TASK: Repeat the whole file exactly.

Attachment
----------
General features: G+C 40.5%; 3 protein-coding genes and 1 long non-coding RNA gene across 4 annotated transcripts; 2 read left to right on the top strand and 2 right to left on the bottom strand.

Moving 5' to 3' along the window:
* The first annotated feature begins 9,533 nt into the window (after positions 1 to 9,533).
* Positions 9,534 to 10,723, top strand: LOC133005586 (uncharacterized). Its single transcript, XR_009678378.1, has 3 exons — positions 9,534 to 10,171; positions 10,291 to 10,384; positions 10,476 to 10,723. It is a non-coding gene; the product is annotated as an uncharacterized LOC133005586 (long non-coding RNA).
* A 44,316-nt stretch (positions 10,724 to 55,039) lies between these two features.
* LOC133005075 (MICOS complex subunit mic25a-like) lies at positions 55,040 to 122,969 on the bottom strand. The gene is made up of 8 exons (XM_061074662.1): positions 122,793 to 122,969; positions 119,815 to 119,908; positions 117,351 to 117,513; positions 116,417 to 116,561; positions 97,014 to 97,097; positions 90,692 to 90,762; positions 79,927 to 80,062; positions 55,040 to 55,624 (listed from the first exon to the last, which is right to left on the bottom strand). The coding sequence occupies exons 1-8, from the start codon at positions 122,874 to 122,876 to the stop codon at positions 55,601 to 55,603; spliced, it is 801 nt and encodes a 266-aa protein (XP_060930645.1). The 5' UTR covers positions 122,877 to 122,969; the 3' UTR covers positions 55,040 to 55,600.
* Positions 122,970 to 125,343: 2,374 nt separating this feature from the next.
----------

General features: G+C 40.5%; 3 protein-coding genes and 1 long non-coding RNA gene across 4 annotated transcripts; 2 read left to right on the top strand and 2 right to left on the bottom strand.

Moving 5' to 3' along the window:
* The first annotated feature begins 9,533 nt into the window (after positions 1 to 9,533).
* Positions 9,534 to 10,723, top strand: LOC133005586 (uncharacterized). Its single transcript, XR_009678378.1, has 3 exons — positions 9,534 to 10,171; positions 10,291 to 10,384; positions 10,476 to 10,723. It is a non-coding gene; the product is annotated as an uncharacterized LOC133005586 (long non-coding RNA).
* A 44,316-nt stretch (positions 10,724 to 55,039) lies between these two features.
* LOC133005075 (MICOS complex subunit mic25a-like) lies at positions 55,040 to 122,969 on the bottom strand. The gene is made up of 8 exons (XM_061074662.1): positions 122,793 to 122,969; positions 119,815 to 119,908; positions 117,351 to 117,513; positions 116,417 to 116,561; positions 97,014 to 97,097; positions 90,692 to 90,762; positions 79,927 to 80,062; positions 55,040 to 55,624 (listed from the first exon to the last, which is right to left on the bottom strand). The coding sequence occupies exons 1-8, from the start codon at positions 122,874 to 122,876 to the stop codon at positions 55,601 to 55,603; spliced, it is 801 nt and encodes a 266-aa protein (XP_060930645.1). The 5' UTR covers positions 122,877 to 122,969; the 3' UTR covers positions 55,040 to 55,600.
* Positions 122,970 to 125,343: 2,374 nt separating this feature from the next.